By Michael Bond, senior media director for Blattel Communications
Author’s note: This article is written from the perspective of a white, cisgendered legal marketing professional, and its call to action is directed at those with similarly situated identities. It is not meant to direct or put additional work on BIPOC (Black, Indigenous, People of Color) individuals.
The deaths of Breonna Taylor, Ahmaud Arbery, George Floyd, and most recently, the shooting of Jacob Blake are focal points in a sad, outrageous and bleak year. The long-standing pernicious virus that is racism and white supremacy has been joined by COVID-19. Collectively we have much to overcome, and to grieve.
As Senator Kamala Harris noted, “There is no vaccine for racism.” The overdue racial assessment and reckoning unfolding across the country affects or must affect legal marketers as well. We need to take action at our firms, in our professional community, and in our lives. One way we can help is by using our skills as communicators.
As a white, cisgendered male, my worldview is very different from a person of color. Data on the demographics of law firm leadership show that the majority of law firms are headed by people with similar racial and gender identities, contributing to the potential for organizations – shaped by leadership viewpoint and often implicit bias – to see the events of this summer, which are part of a long continuum, as brief blips rather than serious inflection points.
Law firm marketing and communications plans need to start doing two core things: 1) proactively amplify the work of Black, Latinx, Indigenous and other people of color; and 2) look for opportunities to leverage promotional resources to champion BIPOC clients, as well as clients from other historically marginalized communities.
For example, in the D.C. market, the Washington Business Journal annually solicits nominations for its “Minority Business Leader Awards.” Every firm in the region should be submitting. If your firm’s response to this advice is, “We don’t have anyone who qualifies,” think about why that is and what can be done to foster diversity and inclusion. And look outside your walls. Every firm also should be looking to submit a client or clients. If the feedback is, “We don’t know a business leader who qualifies,” again think about why that is and what can be done to foster diversity and inclusion in your business development strategies.
Efforts to raise the profile of BIPOC individuals need to be broad, and not tokenizing – limited solely to opportunities labeled “minority” (an increasingly poor word choice) or “diverse.” Turning again to nominations, think about amplifying the work of BIPOC employees when it comes to “40 Under 40,” “On the Rise” and “Best Deals.” Seize the moment we are in and its positive momentum to say and mean, “We want to amplify BIPOC voices and the valuable work that Black, Indigenous, people of color bring to our firm.”
One of the blind-spots we as legal marketers need to consider is not just why we aren’t seeing more total BIPOC representation at firms, but why within firms we often fail to see BIPOC attorneys as the focus of marketing and communications attention and resources. Law firm leaders and marketers need to be honest about the impact of systemic racism and how it makes career visibility and advancement more challenging for BIPOC individuals. Only by confronting this reality, and mapping out and taking actionable steps, can we start to make a course correction and be part of much needed broader change.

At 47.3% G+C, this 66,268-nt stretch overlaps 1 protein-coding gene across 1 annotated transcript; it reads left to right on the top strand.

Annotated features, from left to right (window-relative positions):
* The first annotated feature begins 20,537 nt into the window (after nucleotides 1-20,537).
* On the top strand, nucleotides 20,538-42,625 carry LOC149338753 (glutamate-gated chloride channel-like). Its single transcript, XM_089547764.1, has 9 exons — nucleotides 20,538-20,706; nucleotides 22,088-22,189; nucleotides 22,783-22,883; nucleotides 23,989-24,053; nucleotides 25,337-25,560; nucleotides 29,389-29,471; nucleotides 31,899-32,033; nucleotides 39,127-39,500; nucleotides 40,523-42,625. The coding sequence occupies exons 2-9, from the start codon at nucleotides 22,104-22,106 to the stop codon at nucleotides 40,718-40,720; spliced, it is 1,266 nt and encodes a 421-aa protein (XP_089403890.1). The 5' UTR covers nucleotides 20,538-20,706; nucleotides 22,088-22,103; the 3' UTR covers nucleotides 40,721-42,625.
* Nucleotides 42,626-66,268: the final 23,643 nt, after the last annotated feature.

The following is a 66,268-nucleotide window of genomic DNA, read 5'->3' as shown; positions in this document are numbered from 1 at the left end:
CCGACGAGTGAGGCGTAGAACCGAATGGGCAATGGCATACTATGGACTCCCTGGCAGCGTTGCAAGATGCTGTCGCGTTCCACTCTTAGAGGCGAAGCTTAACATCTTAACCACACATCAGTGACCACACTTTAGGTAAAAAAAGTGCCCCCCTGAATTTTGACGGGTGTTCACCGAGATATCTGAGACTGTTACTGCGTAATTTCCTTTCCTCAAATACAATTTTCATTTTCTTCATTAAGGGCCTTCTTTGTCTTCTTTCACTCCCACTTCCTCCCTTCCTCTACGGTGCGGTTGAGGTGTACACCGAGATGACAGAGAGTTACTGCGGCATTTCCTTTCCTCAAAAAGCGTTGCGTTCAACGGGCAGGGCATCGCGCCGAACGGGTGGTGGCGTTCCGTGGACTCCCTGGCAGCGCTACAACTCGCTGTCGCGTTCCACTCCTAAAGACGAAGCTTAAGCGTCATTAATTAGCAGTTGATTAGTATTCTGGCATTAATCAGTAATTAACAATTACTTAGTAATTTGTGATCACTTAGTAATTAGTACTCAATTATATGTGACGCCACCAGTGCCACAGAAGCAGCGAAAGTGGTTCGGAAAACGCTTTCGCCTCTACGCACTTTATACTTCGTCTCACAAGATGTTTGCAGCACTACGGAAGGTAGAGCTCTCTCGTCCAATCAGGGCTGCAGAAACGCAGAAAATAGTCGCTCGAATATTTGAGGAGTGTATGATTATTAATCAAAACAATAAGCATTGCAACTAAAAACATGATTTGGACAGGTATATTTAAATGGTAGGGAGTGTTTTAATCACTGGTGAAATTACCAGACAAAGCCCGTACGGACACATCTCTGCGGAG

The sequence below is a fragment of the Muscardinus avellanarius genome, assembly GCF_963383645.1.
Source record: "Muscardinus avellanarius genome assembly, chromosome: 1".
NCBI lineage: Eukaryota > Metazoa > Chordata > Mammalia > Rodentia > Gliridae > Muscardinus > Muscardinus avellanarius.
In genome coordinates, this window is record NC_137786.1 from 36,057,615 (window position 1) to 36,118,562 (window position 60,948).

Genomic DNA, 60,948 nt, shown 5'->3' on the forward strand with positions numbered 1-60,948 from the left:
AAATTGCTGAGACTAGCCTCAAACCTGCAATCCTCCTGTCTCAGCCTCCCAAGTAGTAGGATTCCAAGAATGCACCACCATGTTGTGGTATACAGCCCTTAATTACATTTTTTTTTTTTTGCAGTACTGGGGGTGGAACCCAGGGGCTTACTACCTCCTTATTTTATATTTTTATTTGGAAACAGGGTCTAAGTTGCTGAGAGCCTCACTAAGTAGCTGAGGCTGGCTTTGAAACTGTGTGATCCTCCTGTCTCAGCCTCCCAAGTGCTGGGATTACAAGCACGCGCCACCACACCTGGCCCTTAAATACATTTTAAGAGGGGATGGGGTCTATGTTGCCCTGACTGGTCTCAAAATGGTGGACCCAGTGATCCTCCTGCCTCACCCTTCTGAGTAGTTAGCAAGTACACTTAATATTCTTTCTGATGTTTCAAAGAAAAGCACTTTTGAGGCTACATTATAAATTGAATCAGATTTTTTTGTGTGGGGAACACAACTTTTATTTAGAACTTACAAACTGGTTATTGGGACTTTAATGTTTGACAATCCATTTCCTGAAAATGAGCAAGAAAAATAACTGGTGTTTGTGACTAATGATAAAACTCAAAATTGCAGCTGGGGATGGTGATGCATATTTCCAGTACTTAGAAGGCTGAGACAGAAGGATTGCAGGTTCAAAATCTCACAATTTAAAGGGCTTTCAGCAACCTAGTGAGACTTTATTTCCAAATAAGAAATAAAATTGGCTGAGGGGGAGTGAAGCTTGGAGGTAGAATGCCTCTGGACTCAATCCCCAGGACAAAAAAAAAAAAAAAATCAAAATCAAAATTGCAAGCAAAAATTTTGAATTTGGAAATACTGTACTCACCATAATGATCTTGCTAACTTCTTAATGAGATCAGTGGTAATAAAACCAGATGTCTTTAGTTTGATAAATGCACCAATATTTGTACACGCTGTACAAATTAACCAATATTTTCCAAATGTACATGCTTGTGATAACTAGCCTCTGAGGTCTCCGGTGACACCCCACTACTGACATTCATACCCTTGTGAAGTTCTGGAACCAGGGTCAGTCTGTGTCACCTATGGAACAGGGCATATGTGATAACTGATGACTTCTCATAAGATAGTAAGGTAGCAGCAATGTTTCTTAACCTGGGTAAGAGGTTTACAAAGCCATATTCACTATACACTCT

The work being championed falls heavily on people like me – white people. It may be unsettling to realize that we haven’t been considering race and identity issues as being urgently in need of our attention. But, BIPOC discrimination is widespread and utterly pernicious. It blocks, or makes needlessly more challenging, pathways to success and leadership, the “inclusion” component firms aim to achieve.
This year, and this moment, are a reckoning and part of a trend toward greater accountability, honesty, and reform. The democratization of information has been taking a sledgehammer to unjust, longstanding power structures. We’ve seen this with the #MeToo and #TimesUp movements. Organizations need to be comfortable with transparency because talk isn’t sufficient and the truth will come out, much quicker than ever before. If marketing and communications actions, not just plans, are not inclusive, talent will leave or avoid a firm – and PR nightmares will loom. You can’t spin inaction.
In the spirit of transparency, two actions are suggested for legal marketers and communicators: 1) Urge firm leadership to be honest and open about failings. It’s OK to say, “We haven’t gotten to where we need to be in terms of BIPOC representation and inclusion.” 2) Work to root out our biases in marketing departments (implicit and explicit) and take action to amplify BIPOC voices in marketing and communications efforts.
Looking in the mirror is hard and thinking about confronting racism can be deeply uncomfortable. However, recent events have shown again that the alternative – doing nothing or merely voicing passing outrage – is unacceptable, harmful and perpetuates and enables the problem. Let’s use our skill as communicators to take action and champion the work of BIPOC individuals.